With respect to the affairs of Italy, the greater the danger the more certain they feel that the Spaniards, being involved in affairs there, will more readily agree to peace. They also rejoice to see the Most Christian thoroughly committed, not because they want his arms to assist the public cause, but because they hope they may suffer some reverse. They want to see the glory of that nation diminished, seeing that it has gained so many advantages over theirs, and by way of revenge they are anxious for the victorious progress of the Spaniards, as if in this way the reputation which their arms have lost in the past conflicts with France would be re-established. Such are the ideas which predominate at present, and out of them arises a firm determination not to commit themselves further. The French ambassador is so well informed about all this that he speaks of nothing else and I imagine that he writes of nothing else to France; so that your Excellencies may judge what is the state of affairs and how much may be expected from this kingdom in present circumstances.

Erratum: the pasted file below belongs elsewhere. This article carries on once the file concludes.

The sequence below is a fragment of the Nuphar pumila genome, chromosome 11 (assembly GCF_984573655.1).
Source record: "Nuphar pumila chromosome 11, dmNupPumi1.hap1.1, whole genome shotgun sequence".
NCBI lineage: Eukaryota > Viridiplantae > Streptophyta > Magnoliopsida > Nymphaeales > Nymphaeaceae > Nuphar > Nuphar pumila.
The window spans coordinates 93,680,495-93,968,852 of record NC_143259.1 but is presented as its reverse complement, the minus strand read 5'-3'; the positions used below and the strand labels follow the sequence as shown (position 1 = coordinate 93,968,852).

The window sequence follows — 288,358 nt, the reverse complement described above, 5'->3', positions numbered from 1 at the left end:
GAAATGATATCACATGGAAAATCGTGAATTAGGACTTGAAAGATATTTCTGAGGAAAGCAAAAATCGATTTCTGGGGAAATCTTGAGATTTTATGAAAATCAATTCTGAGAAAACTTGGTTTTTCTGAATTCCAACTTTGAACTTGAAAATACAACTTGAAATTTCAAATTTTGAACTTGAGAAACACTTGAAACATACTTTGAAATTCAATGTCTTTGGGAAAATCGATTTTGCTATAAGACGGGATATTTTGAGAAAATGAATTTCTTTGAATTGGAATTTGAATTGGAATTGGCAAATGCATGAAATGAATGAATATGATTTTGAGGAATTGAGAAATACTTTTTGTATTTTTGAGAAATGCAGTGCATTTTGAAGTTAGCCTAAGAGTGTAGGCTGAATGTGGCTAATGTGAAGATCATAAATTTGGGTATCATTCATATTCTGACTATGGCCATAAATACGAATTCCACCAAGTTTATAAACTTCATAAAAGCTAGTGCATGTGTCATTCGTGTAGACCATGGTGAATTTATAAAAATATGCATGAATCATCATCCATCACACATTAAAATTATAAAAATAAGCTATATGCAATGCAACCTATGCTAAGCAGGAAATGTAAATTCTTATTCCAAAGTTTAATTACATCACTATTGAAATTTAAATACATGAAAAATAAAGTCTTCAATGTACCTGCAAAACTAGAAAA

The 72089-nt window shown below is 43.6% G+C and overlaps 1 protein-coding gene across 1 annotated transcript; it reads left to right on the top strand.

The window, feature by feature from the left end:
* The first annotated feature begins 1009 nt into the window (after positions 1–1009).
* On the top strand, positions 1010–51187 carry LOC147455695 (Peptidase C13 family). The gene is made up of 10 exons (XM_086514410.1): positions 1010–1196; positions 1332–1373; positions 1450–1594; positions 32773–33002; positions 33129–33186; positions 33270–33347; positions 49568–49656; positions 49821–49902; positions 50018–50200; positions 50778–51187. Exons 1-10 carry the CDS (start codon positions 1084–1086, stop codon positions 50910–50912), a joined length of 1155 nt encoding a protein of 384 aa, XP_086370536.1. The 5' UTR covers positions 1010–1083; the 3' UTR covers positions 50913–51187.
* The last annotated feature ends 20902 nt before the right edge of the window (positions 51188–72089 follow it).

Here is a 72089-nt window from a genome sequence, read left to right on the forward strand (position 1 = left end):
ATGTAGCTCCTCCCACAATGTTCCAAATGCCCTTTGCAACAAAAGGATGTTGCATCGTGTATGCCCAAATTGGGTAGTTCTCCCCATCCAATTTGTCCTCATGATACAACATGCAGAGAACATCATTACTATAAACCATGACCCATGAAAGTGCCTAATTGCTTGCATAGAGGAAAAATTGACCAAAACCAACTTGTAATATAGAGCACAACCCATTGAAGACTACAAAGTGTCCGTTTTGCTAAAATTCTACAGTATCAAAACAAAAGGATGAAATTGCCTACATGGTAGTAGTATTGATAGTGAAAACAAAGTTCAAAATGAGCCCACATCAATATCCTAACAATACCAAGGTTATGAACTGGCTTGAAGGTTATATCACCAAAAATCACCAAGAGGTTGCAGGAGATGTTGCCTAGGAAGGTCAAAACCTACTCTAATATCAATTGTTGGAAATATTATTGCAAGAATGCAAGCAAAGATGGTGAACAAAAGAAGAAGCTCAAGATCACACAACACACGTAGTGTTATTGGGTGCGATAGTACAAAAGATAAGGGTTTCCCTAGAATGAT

The advices from France in letters of the 3rd ult. bring word of the necessary and generous resolution of his Majesty to send the Cardinal Richelieu to Italy, with other particulars. So soon as I had the news I decided as a sign of confidence to see the French ambassador, and I did not neglect to perform those offices that are likely to prove useful on such occasions. I communicated to him at the same time the advices I have from Spain, and the evil intentions of the Spaniards, who never cease urging the Imperialists to attack his Majesty in Champagne. I wanted to make an arrangement with him to perform a vigorous office with the ministers here, so that with this favourable opportunity provided by the Most Christian they also might rouse themselves. I was especially anxious to ask that a subsidy of 100,000 crowns should be given to Sweden. He did not take up the suggestion, assuring me that it was superfluous to suggest any such thing, not only because the lack of money renders such ideas useless, but because they are insensible, as he puts it, repeating all those ideas which I have so often recorded. Although this suggestion was not well received, I think it will at least have served to show the diligence with which your Serenity endeavours to secure advantages from every quarter.